Socialism isn’t a dirty word in American politics anymore

Americans are ready… to be more like Denmark?
Americans are ready… to be more like Denmark?
Image: Reuters/Bob Strong
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“We are not Denmark,” Hillary Clinton famously declared at the first Democratic primary debate on Oct. 13. But while the remark elicited a combination of laughter and applause from the debate audience, it also raised an interesting question for many Americans: Should we be Denmark?

According to the OCED Better Life Index, the Kingdom of Denmark boasts one of the highest standards of living in the world. It ranks admirably in work-life balance, environmental quality, and education. Universal healthcare—it almost goes without saying—is a right of citizenship, and the Danish parental leave system is among the most generous and flexible in the European Union. This year, Denmark also received the third highest happiness rating in the World Happiness Report, a study that looks at factors like GDP per capita, healthy life expectancy, social support systems, and perceived degree of corruption. Last year, it had the single highest happiness rating in the world, period.

Republican thinking dictates that the road to happiness is paved via less government and lower taxes, but Denmark’s not-so-secret secret lies in its extensive government welfare measures and comparably equitable distribution of income. In an age of gross economic inequality, it is perhaps not surprising that some Americans are beginning to look toward the Danish example.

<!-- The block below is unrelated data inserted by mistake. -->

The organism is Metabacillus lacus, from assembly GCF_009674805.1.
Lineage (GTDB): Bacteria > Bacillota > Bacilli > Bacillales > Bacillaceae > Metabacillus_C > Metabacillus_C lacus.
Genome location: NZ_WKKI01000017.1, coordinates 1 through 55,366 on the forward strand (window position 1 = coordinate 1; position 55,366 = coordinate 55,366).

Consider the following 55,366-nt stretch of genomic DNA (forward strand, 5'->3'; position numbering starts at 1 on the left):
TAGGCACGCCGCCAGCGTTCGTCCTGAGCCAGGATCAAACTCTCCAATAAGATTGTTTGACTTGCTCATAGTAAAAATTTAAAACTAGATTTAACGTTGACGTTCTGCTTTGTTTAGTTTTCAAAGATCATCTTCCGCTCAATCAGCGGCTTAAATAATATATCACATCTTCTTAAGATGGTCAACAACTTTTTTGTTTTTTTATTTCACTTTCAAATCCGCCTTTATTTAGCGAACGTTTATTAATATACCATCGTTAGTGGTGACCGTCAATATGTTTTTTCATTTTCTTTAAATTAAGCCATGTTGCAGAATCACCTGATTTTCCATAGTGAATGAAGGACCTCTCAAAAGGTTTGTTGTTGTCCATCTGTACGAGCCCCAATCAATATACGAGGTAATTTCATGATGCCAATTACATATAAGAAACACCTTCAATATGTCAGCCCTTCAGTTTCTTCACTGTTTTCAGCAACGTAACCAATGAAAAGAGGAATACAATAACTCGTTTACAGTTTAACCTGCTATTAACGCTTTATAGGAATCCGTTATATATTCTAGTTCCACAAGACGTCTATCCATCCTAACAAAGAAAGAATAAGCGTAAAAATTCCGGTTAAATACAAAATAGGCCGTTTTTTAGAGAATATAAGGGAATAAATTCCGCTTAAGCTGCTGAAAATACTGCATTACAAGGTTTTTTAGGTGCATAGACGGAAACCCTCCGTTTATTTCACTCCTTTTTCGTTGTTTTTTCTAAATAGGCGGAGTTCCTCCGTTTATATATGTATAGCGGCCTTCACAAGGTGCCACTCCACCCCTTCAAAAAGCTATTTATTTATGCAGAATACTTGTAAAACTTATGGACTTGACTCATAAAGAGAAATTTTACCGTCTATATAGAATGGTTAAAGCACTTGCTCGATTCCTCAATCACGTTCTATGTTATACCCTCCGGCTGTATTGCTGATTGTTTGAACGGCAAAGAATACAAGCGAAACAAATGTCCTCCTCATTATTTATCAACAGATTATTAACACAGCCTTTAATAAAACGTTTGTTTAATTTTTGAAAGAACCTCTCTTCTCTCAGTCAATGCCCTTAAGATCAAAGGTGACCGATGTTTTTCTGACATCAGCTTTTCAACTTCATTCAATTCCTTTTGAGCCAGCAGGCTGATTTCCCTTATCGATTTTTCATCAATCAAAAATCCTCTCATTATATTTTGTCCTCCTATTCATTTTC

We’re certainly starting to see this trend in liberal politics. During the Democratic debate we witnessed repeated calls for universal health care, paid maternity leave, and affordable college education. Hillary Clinton, the Democratic front-runner, railed at Republicans for demonizing big government: “We should not be paralyzed by the Republicans and their constant refrain, ‘big government this, big government that,’ except for what they want to impose on the American people.” The US can afford government programs, Clinton insisted. “I know we can afford [paid leave] because we’re going to make the wealthy pay for it.”

You mean, like Denmark? While the “victor” of the debates continues to be a hotly debated question, it appears that the real winner may have been socialism ITSELF.

Considered something of a dirty word for much of the 20th century, socialism has long been associated in the minds of many Americans with the poverty, scarcity, and interminable bread lines of the Soviet Union. During the McCarthy era, it was often used interchangeably with communism, the most treacherous and un-American of affiliations.

But today socialism seems to be repairing its reputation, thanks at least in part to the cheery examples put forth by Denmark and its Scandinavian neighbors. Indeed, it is remarkable that a self-identifying socialist (Clinton rival Bernie Sanders) can poll, as Sanders does, at a respectable 23%, according to a recent ABC News/Washington Post poll. It is even more remarkable still to hear a discussion of socialism featured so frankly in an American presidential debate.